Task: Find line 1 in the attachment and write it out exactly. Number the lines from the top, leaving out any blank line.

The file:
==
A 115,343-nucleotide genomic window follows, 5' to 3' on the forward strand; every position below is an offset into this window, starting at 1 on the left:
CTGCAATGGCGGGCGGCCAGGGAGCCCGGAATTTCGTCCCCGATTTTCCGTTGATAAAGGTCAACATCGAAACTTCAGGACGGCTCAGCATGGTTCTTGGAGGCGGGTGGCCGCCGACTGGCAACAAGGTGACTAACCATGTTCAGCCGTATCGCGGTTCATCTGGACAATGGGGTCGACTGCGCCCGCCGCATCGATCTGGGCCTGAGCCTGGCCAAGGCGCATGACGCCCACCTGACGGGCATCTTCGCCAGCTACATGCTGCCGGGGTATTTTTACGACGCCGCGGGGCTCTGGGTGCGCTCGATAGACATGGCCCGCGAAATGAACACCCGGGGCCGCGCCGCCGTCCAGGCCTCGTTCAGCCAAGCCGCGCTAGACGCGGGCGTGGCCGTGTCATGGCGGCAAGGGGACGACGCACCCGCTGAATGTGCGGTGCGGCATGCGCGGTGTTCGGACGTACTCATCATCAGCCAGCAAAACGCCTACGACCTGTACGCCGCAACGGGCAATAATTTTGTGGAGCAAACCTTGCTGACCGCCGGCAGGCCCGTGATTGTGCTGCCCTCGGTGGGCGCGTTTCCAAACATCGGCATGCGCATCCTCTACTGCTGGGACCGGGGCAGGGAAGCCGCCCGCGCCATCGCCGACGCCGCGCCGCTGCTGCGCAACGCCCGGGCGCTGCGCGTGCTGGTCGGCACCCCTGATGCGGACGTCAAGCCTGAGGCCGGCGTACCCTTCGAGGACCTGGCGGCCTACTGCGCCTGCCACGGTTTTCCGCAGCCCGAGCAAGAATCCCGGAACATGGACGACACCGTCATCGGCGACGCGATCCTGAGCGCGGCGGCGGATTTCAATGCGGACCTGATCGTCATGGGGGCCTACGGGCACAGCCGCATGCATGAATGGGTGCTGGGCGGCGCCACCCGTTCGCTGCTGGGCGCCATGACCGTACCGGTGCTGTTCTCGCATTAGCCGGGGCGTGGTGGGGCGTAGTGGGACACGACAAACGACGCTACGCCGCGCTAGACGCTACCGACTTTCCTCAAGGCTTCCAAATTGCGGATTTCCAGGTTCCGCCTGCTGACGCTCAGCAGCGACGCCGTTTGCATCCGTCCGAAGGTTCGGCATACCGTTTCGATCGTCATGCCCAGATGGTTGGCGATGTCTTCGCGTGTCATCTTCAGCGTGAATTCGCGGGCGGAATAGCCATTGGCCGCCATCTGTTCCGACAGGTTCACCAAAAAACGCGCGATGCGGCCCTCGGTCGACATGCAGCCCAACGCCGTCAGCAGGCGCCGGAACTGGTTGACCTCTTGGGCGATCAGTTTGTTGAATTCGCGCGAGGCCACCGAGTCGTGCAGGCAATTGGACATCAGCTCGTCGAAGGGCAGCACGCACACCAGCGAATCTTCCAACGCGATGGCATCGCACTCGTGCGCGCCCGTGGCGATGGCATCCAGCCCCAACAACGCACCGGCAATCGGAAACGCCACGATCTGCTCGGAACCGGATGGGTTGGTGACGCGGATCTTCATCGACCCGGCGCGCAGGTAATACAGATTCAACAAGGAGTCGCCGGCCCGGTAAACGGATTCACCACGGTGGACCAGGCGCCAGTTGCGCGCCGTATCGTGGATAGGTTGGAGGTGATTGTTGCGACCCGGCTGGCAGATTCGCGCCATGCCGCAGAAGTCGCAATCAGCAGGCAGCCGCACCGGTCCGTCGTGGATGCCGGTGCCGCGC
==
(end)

A 115,343-nucleotide genomic window follows, 5' to 3' on the forward strand; every position below is an offset into this window, starting at 1 on the left: